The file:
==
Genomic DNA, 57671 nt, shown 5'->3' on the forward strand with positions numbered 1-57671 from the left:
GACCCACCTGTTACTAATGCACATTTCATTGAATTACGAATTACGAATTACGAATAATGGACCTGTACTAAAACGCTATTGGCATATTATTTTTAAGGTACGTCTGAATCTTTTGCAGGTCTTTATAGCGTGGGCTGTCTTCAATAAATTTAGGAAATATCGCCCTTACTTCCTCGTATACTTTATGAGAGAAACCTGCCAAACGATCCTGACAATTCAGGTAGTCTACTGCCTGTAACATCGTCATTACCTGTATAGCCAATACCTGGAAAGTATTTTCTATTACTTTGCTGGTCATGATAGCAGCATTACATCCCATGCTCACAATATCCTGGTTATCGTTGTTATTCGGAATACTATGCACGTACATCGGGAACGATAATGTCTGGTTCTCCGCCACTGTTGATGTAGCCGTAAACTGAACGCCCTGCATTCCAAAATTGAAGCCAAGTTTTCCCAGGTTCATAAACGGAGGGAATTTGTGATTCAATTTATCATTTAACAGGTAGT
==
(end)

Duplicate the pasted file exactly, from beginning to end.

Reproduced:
Genomic DNA, 57671 nt, shown 5'->3' on the forward strand with positions numbered 1-57671 from the left:
GACCCACCTGTTACTAATGCACATTTCATTGAATTACGAATTACGAATTACGAATAATGGACCTGTACTAAAACGCTATTGGCATATTATTTTTAAGGTACGTCTGAATCTTTTGCAGGTCTTTATAGCGTGGGCTGTCTTCAATAAATTTAGGAAATATCGCCCTTACTTCCTCGTATACTTTATGAGAGAAACCTGCCAAACGATCCTGACAATTCAGGTAGTCTACTGCCTGTAACATCGTCATTACCTGTATAGCCAATACCTGGAAAGTATTTTCTATTACTTTGCTGGTCATGATAGCAGCATTACATCCCATGCTCACAATATCCTGGTTATCGTTGTTATTCGGAATACTATGCACGTACATCGGGAACGATAATGTCTGGTTCTCCGCCACTGTTGATGTAGCCGTAAACTGAACGCCCTGCATTCCAAAATTGAAGCCAAGTTTTCCCAGGTTCATAAACGGAGGGAATTTGTGATTCAATTTATCATTTAACAGGTAGT